Showing all posts tagged: Roald Dahl
9 October 2023
Are we at peak Wes Anderson yet? With Asteroid City still showing in some cinemas, maybe some film-goers would welcome a break from the American filmmaker. If that’s not you though, then check out The Wonderful Story of Henry Sugar, trailer, a short film made by Anderson, based on the 1977 book of the same name, written by Roald Dahl.
The Wonderful Story of Henry Sugar tells of a man, Henry Sugar, portrayed by Benedict Cumberbatch, who learns meditation techniques that let him see through things. Things such as playing cards for instance, something that could be advantageous at say a casino. The Wonderful Story of Henry Sugar had a limited theatrical run in September, but can be streamed on Netflix.
20 February 2023
Puffin, an imprint of book publisher Penguin, has altered a selection of words in some of the children’s books written by late British author Roald Dahl:
In 1964 novel “Charlie and the Chocolate Factory,” which has been adapted twice as films in 1971 and 2005, starring Gene Wilder and Johnny Depp respectively, for example, the phrase “enormously fat” has been edited to just “enormous.” The same phrase in 1970 book “Fantastic Mr. Fox,” adapted as an animated film by Wes Anderson with a voice cast of George Clooney and Meryl Streep in 2009, has also been edited to “enormous.”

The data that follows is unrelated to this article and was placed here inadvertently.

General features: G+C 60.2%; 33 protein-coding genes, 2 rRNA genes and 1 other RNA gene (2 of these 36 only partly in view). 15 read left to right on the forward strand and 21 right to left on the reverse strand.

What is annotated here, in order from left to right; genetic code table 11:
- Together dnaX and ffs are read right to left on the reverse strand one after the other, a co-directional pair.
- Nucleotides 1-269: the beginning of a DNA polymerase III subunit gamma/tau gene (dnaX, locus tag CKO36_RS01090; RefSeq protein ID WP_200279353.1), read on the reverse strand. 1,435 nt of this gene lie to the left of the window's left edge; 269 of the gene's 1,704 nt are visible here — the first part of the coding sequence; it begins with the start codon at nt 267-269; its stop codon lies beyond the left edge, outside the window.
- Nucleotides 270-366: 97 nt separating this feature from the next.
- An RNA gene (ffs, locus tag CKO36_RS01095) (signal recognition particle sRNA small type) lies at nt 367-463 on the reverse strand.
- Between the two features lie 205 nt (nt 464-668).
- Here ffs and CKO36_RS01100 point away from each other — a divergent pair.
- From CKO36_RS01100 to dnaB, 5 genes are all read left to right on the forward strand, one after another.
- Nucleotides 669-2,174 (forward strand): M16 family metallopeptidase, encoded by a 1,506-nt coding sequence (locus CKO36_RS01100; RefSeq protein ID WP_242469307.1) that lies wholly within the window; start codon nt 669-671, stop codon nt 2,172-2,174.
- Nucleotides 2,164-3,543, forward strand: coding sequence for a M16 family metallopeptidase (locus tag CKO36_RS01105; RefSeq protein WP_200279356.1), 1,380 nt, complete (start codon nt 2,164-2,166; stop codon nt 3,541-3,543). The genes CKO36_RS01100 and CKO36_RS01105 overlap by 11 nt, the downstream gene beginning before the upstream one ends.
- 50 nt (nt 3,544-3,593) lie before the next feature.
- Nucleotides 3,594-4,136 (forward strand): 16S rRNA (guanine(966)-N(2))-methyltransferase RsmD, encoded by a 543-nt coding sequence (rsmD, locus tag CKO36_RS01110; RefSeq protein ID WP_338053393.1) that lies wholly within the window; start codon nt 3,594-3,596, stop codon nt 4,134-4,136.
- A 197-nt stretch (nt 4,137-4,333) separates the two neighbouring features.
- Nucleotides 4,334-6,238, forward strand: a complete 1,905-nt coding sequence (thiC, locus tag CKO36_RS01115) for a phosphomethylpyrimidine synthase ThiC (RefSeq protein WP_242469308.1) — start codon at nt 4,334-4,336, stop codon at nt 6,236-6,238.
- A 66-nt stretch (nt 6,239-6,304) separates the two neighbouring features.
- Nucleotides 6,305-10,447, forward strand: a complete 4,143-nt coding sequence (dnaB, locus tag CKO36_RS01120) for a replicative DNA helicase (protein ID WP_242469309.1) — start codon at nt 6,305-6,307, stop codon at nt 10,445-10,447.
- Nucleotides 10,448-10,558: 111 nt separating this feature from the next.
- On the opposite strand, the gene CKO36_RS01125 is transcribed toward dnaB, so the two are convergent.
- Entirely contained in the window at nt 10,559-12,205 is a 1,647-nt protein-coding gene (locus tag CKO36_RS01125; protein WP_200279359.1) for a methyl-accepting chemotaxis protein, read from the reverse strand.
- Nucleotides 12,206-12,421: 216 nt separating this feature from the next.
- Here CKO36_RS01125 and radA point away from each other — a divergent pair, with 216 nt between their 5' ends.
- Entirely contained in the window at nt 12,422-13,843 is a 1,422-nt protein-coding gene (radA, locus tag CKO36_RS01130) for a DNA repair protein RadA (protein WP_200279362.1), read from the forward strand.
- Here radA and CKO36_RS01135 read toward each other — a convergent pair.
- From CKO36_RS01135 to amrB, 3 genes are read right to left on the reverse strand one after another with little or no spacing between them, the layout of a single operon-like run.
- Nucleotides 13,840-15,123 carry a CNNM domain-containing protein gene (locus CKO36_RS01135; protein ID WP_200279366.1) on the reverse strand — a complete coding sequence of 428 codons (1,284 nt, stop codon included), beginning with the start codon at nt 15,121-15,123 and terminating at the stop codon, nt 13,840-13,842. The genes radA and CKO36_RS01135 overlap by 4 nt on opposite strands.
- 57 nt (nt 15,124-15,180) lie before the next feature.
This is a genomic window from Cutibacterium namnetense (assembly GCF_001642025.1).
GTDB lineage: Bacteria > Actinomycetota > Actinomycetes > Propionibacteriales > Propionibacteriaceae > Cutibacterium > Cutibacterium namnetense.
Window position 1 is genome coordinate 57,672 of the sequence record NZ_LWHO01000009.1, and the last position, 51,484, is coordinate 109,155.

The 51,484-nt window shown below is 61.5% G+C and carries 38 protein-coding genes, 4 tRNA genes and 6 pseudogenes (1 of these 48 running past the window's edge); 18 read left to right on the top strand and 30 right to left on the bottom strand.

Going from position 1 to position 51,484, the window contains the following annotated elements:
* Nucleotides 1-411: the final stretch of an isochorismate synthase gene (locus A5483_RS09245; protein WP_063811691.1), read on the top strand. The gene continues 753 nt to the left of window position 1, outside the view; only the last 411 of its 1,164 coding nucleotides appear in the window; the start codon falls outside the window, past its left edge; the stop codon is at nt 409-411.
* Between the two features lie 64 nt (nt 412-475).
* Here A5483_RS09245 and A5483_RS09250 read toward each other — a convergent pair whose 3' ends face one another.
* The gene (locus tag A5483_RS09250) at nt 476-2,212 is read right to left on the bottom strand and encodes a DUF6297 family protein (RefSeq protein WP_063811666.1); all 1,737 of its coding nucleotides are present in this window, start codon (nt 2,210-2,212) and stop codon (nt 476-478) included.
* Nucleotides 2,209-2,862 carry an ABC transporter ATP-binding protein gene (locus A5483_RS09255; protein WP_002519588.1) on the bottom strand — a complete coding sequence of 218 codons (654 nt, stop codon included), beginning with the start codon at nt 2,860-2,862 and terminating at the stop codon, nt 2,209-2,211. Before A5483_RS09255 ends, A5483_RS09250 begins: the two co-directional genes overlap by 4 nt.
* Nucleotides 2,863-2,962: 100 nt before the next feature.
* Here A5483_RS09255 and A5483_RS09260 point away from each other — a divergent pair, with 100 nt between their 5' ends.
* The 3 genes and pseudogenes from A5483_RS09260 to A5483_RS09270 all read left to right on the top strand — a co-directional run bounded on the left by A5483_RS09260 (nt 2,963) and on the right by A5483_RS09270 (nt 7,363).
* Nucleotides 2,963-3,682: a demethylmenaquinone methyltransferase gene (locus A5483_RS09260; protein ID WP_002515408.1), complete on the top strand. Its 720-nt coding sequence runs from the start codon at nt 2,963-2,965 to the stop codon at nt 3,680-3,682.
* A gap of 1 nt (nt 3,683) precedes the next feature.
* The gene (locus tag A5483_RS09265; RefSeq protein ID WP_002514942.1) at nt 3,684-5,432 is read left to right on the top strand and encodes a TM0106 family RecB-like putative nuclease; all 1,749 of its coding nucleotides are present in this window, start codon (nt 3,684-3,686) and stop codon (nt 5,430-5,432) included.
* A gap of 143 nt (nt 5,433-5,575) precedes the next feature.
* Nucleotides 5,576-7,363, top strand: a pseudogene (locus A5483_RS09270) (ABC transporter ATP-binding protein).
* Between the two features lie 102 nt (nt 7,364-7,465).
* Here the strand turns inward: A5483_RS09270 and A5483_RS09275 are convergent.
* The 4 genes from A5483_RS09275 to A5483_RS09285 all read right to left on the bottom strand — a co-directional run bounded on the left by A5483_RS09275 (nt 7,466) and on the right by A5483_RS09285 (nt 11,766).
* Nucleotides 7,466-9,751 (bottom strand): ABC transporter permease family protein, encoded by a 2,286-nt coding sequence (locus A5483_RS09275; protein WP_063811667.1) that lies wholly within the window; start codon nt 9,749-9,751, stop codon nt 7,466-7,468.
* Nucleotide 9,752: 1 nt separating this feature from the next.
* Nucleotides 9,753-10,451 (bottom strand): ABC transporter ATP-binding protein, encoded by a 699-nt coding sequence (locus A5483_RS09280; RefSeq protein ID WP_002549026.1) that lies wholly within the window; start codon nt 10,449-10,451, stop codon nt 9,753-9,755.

The removal of the word “fat” is one of a number of such changes.
A sentence accompanying the copyright notice in the most recent prints of Dahl’s books, alerted readers to the amendments, according to Ed Cumming, Genevieve Holl-Allen, and Benedict Smith, writing for British newspaper The Telegraph:
The wonderful words of Roald Dahl can transport you to different worlds and introduce you to the most marvellous characters. This book was written many years ago, and so we regularly review the language to ensure that it can continue to be enjoyed by all today.
This is a thorny issue. Times have changed, and language, and use of words, once considered commonplace, have the previously unrealised, or unacknowledged potential, to offend some people. But — and say what you will about Dahl — changing words written by someone who is no longer alive, when they clearly have no say in the matter, is also problematic. The question posed by the practice is obvious. Once we start amending someone else’s previously published work — especially that of a deceased person — where do we stop?
It’s best we don’t start, and instead educate people, says Suzanne Nossel, CEO of PEN America:
Better than playing around with these texts is to offer introductory context that prepares people for what they are about to read, and helps them understand the setting in which it was written.
It’s well worth taking the time to read through the entire of Nossel’s Twitter thread on the subject.